The functions of enzyme Invertase are many in plant cell as far as synthesis of metabolites and various plant functions are concerned. The enzyme is very useful in the synthesis of nectarines in the flowering plants. According to Baker & Baker (1983), the synthesis of nectar, complex solution of natural sugars and other groups of carbohydrates, that is secreted by the members of angiosperm to attract cognate pollinators into the flower is a direct function of the enzyme Invertase.

Secondly, the main enzyme situated on the unloading pathways of apoplasmic phloem which is responsible for the speeding up the hydrolytic cleavage of sucrose that is transported and further deposited into the apoplast. The unloading pathways of the apoplasmic phloem acts are the only supply of substrates that generate metabolic signals that regulate various processes of defense response and primary metabolism. It further supports heterotrophic growth within the plants. Additionally, the extracellular Invertase plays an important role in the synthesis of phytohormones and giving of common reactions to all kinds of stress-related stimuli for instance mineral stress and pathogen infection.

 

Discussion

Enzymes increase the rate of biochemical reaction within the cell by reducing the activation energy that is required to initiate and sustain the activities of the reacting molecules. Consequently, the rate at which the products are formed and reaction equilibrium reached within a shorter time than it would have taken without the involvement of the enzyme. Enzyme Invertase specifically cleaves the carboxyl (O-C) bonds in fructose.

Invertase is extracted from baker’s yeast (Saccharomyces cereviase) and it could also be synthesized by honey making bees which relies on it to produce honey from the nectar. The enzyme is known to work best at an optimum temperature of 600C and a pH medium of 4.5. It is also called sucrose glycosidase given that it hydrolyzes acetal or glycosidic linkages of the preferred sucrose substrate.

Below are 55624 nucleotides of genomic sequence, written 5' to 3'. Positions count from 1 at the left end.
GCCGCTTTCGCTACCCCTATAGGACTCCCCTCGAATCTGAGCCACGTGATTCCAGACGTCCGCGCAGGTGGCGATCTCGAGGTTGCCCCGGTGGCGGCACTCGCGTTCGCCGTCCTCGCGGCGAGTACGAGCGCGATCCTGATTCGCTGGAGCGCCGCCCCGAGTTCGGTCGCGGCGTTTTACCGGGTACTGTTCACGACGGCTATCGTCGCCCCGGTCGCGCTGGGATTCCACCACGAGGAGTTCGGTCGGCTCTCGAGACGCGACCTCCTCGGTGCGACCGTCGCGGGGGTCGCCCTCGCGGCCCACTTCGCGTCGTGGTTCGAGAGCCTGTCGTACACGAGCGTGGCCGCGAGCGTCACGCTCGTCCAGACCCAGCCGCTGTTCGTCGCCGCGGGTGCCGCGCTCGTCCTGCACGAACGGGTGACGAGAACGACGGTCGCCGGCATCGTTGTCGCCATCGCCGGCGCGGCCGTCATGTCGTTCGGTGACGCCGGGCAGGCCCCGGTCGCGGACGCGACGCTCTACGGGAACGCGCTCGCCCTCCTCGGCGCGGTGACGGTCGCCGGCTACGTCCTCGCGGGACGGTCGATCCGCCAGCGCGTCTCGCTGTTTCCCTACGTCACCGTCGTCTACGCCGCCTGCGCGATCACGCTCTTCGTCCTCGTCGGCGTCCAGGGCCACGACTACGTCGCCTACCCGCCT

Sucrose + H2O                                                            Fructose + glucose

Invertase is compartmentalized between periplasmic and cytoplasmic membranes of the yeast cell where it actively cleavage the non-transportable disaccharide sucrose into its constituent monosaccharides that could be easily transported across the cell cytoplasm.

 

Extracellular Invertase is the main enzyme situated on the unloading pathways of apoplasmic phloem which is responsible for the speeding up the hydrolytic cleavage of sucrose that is transported and further deposited into the apoplast. The unloading pathways of the apoplasmic phloem acts are the only supply of substrates that generate metabolic signals that regulate various processes of defense response and primary metabolism. It further supports heterotrophic growth within the plants. Additionally, the extracellular Invertase plays an important role in the synthesis of phytohormones and giving of common reactions to all kinds of stress-related stimuli for instance mineral stress and pathogen infection.

Enzymes play a vital role in various speeding up and initiating biochemical reactions and metabolic pathways within the living biological cells so that they (reactions) take place at an adequate rate necessary to sustain life.